Chemical Peels

Targeted Treatments to Reveal Smoother, Healthier Skin

Maintaining and restoring the health and appearance of your skin is crucial, and office-based chemical peels play a key role in achieving this. Administered by skincare professionals, these exfoliating treatments work to unveil fresh, healthy skin by resurfacing the outermost skin layer. Chemical peels come in diverse formulations and concentrations, catering to different skin concerns such as fine lines, wrinkles, blemishes, enlarged pores, and uneven skin tone.

Consult with one of our skincare professionals to create a customized treatment plan for your specific skin goals.


What Are Chemical Peels?

Chemical peels, administered by skincare professionals, work to exfoliate the skin’s surface, reducing blemishes, smoothing texture, enhancing radiance, and restoring overall skin health. Their effectiveness lies in boosting cell turnover and improving surface appearance.

These peels vary in strength and acidic formulations, ranging from superficial to deeply penetrating. Common acids include alpha hydroxy acids (AHAs), beta-hydroxy acids (BHAs), and trichloroacetic acid (TCA). AHAs address aging signs like fine lines, wrinkles, dullness, and uneven texture. BHAs tackle problematic skin concerns such as blemishes, large pores, and uneven texture. TCA is effective against advanced signs of aging and discoloration from sun damage, acne, or hormones.

The SkinCeuticals Smart TCA Peel, containing 15% TCA and 3% glycolic acid, is formulated to improve moderate to advanced fine lines, wrinkles, and discoloration.

Crucially, these peels should be performed by licensed skincare professionals using clinically proven, high-performing peel solutions to ensure desired results.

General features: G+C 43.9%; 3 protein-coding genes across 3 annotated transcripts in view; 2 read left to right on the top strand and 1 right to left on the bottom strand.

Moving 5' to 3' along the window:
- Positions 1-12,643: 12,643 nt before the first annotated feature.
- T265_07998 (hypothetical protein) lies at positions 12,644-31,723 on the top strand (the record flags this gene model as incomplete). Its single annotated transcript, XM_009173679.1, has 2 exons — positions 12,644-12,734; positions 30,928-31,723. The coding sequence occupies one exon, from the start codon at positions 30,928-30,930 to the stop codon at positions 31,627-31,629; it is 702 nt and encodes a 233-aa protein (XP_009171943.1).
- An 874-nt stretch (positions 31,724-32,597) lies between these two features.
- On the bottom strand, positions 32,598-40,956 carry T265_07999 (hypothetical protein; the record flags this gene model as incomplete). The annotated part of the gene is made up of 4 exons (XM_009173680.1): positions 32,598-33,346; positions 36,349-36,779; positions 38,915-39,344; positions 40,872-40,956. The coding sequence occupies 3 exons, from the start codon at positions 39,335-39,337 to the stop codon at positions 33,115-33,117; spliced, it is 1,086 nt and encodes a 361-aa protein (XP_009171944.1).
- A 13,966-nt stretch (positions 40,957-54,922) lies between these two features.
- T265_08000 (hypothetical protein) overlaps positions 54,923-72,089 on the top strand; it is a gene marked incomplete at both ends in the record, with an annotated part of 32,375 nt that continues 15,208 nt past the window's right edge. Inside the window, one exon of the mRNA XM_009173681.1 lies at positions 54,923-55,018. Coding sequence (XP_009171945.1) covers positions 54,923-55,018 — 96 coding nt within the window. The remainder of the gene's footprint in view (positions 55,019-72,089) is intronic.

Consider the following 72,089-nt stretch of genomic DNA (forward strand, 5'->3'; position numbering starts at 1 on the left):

The choice of chemical peel depth and type by a skincare professional is contingent on factors such as the skin’s condition, Fitzpatrick type (skin color and burn likelihood), and the client’s skincare habits. As a rule of thumb, greater caution is advised for higher Fitzpatrick skin types to prevent triggering a pigment response. For individuals with extremely sensitive skin or experiencing barrier dysfunction (eczema, psoriasis, etc.), chemical peels are typically not recommended.

Chemical peels come in three categories based on their depth of penetration: superficial, medium, and deep. The choice of peel type and depth is tailored to your skin type, concerns, Fitzpatrick type, and skincare habits.

Superficial peels target the uppermost layer of the epidermis, often used in a series to address fine lines and wrinkles around the eyes and mouth. SkinCeuticals chemical peels, available through select skincare professionals, mainly fall into this category. The SkinCeuticals Micropeel Sensitive, a gentle introduction to chemical peels, is suitable for all skin types, especially sensitive skin, with minimal downtime. For acne-prone skin, the SkinCeuticals Micropeel Plus helps reduce blemishes and prevent future breakouts. The SkinCeuticals Micropeel, known as the red carpet peel, is customizable for those aiming to diminish fine lines, wrinkles, and enhance skin tone and radiance.

Medium-depth peels are more effective for moderate skin damage, including age spots, freckles, and actinic keratoses. They are often combined with laser treatments for maximum effectiveness.

Deep chemical peels, historically using phenol, penetrate down to the reticular layer of the dermis. However, these are less common today due to newer laser technology offering greater control and fewer post-procedure discomforts.